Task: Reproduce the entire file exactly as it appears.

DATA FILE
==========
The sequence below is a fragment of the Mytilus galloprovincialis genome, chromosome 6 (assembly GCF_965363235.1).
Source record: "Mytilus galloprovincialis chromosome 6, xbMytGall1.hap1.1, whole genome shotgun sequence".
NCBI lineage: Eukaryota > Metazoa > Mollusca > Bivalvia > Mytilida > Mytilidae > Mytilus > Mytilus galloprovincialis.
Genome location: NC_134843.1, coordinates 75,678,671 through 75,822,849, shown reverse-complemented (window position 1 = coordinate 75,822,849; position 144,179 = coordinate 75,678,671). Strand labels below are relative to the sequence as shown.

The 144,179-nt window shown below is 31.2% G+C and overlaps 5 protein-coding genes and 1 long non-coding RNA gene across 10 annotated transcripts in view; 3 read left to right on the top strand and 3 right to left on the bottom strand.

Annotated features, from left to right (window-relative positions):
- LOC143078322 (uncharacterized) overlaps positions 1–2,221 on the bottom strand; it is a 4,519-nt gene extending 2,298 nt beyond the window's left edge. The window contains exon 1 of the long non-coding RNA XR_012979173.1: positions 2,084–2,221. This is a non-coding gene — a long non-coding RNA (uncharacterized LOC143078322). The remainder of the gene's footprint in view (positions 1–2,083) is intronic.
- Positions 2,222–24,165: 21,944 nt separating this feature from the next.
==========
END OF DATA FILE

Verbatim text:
The sequence below is a fragment of the Mytilus galloprovincialis genome, chromosome 6 (assembly GCF_965363235.1).
Source record: "Mytilus galloprovincialis chromosome 6, xbMytGall1.hap1.1, whole genome shotgun sequence".
NCBI lineage: Eukaryota > Metazoa > Mollusca > Bivalvia > Mytilida > Mytilidae > Mytilus > Mytilus galloprovincialis.
Genome location: NC_134843.1, coordinates 75,678,671 through 75,822,849, shown reverse-complemented (window position 1 = coordinate 75,822,849; position 144,179 = coordinate 75,678,671). Strand labels below are relative to the sequence as shown.

The 144,179-nt window shown below is 31.2% G+C and overlaps 5 protein-coding genes and 1 long non-coding RNA gene across 10 annotated transcripts in view; 3 read left to right on the top strand and 3 right to left on the bottom strand.

Annotated features, from left to right (window-relative positions):
- LOC143078322 (uncharacterized) overlaps positions 1–2,221 on the bottom strand; it is a 4,519-nt gene extending 2,298 nt beyond the window's left edge. The window contains exon 1 of the long non-coding RNA XR_012979173.1: positions 2,084–2,221. This is a non-coding gene — a long non-coding RNA (uncharacterized LOC143078322). The remainder of the gene's footprint in view (positions 1–2,083) is intronic.
- Positions 2,222–24,165: 21,944 nt separating this feature from the next.